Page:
The Listening List: Learning Vocal Technique from the Greats (Or… Pat Benatar, The Commodores, and Jason Alexander walk into a bar…)

Today is a great day to be a Broadway fan. Right now there are incredible greats, like Tyne Daly, Chip Zien (in the same show no less), Kelli O’Hara, Brian d’Arcy James, and Taye Diggs, performing at the same time as new legends Lisa Howard, Rob McClure, Geoff Packard, Beth Malone, and of course, all the Matilda kids. So if you are wanting to be a part of this royal lineup, then let’s start by making sure you are fine-tuning a skill you might be ignoring.

Today’s shows and songs cross all genres and aren’t just “Broadway” songs. (Which, by the way, is actually a genre, and not necessarily a type of singing – but we’ll get to that in another blog.) Shows today have Michael Jackson licks in them, flat out Gospel riffs, and heck, even rock icons Sting and Bono have written shows.

In order to understand “contemporary” musical theatre, you also have to understand classic, epic, and, in a word, past musical theatre. And then you have to jump outside Broadway and explore all genres and time periods. And even if you haven’t sung a lot of the repertoire, you can learn its ways through the art of listening.

What goes in your ears comes out your mouth, so whatever you’re listening to is highly influencing your vocal style. That being said, if you aren’t listening to anything from pre-2004 Broadway season, if you only know folks who are on stage currently, and/or if you’re not listening across genres, then you’re doing it wrong. Not to mention that if the only “old” musicals you know are ones you did in high school, then we need to get started stat!

Let’s start with a listening list.

Below is a list of artists who offer a lot for singers today to learn from. This list isn’t in any way elitist or comprehensive, nor is it about being a fan of the listed person or group. Instead, consider it just a jumping off point. What do they always bring to the party, and can we have the recipe?

Now here are the rules:

  1. This is a no judgment zone. Period.
  2. You must listen to more than one song, and more than one time through. Remember, you can’t analyze the material until you know the material.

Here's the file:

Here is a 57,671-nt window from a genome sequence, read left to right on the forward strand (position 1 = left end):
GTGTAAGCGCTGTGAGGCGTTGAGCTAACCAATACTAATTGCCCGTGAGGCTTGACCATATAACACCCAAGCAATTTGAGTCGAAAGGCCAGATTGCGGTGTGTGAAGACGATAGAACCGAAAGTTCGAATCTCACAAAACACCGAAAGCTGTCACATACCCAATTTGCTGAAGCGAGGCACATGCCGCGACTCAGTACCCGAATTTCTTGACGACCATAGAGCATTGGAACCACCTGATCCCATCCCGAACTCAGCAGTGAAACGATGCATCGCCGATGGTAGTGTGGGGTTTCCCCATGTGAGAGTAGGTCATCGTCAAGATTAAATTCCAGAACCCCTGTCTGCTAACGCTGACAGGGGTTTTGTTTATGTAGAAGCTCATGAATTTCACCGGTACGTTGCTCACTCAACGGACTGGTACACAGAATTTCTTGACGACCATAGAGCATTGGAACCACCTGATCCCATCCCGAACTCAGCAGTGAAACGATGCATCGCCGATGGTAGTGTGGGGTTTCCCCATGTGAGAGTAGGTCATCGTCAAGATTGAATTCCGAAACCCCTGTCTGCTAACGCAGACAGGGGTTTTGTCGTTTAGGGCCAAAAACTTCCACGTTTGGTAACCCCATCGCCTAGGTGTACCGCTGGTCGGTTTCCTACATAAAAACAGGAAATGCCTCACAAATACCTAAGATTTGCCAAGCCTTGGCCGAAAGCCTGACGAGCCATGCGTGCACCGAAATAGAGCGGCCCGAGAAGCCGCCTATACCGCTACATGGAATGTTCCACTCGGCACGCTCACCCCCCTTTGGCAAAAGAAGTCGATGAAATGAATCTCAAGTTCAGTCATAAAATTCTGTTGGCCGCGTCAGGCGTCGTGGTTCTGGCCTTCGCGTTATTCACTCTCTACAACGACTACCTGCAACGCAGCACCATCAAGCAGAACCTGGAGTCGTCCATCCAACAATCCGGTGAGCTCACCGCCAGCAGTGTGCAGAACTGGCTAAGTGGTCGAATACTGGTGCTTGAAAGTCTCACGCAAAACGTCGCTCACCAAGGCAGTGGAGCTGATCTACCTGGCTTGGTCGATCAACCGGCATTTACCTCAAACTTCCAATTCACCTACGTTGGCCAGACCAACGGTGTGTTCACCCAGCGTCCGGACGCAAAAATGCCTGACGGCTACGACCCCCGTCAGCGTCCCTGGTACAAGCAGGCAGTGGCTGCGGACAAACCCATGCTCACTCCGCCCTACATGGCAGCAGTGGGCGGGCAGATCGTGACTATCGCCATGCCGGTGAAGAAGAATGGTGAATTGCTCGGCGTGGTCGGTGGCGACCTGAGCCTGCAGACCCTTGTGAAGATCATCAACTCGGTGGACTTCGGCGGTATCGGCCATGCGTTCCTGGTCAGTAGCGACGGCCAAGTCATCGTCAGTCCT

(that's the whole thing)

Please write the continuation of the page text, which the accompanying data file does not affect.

3. Watch them (if and when possible). With today’s world with so much tech at our fingertips, there’s no excuse for you to not see them perform as well as hear them. This will do nothing but help your connection to the artist and their material. Some of the sounds, riffs, and even chord structures might make more sense when you see them in their surroundings.
  4. For ADVANCED, HIGHER-ORDER THINKING, OVER-ACHEIVERS: Keep a journal. What about these teachers did you see, hear, and feel? Write about the outfits and hair if you want, but that’s only the superficial part of the show. How did they tell a story, phrase verses, execute diction?

We’re going to eventually talk vocal health in future blog posts, so if you want to keep space in your lists to go back and revisit these artists through that lens, just know it’s coming.

All right, that should cover it.

You ready?

Let your adventure begin!


  • Ella Fitzgerald
  • Rosemary Clooney
  • The Carpenters
  • Loretta Lynn
  • The Mamas and the Papas
  • Beverly Sills
  • Barbra Mandrell
  • Petula Clark
  • Scott Bakula
  • Laura Branigan
  • Brooklyn Rundfunk Orkestrata
  • Rita Moreno
  • The Swingle Singers
  • Jonathan Pryce
  • Dorothy Dandridge
  • Liz Callaway
  • David Alan Grier
  • Linda Ronstadt
  • The Andrew Sisters
  • ABBA
  • The Voices of Liberty
  • The King’s Singers
  • Ronnie Milsap
  • The Fifth Dimension
  • Donny Osmond
  • Gaither Vocal Band
  • Tripod
  • Sawyer Brown
  • Michael Ball
  • Danny Kaye
  • Jason Alexander
  • The Commodores
  • Howard Keel
  • Maria Friedman
  • Pat Benatar
  • The Gypsy Kings


The post The Listening List: Learning Vocal Technique from the Greats (Or… Pat Benatar, The Commodores, and Jason Alexander walk into a bar…) appeared first on The Green Room.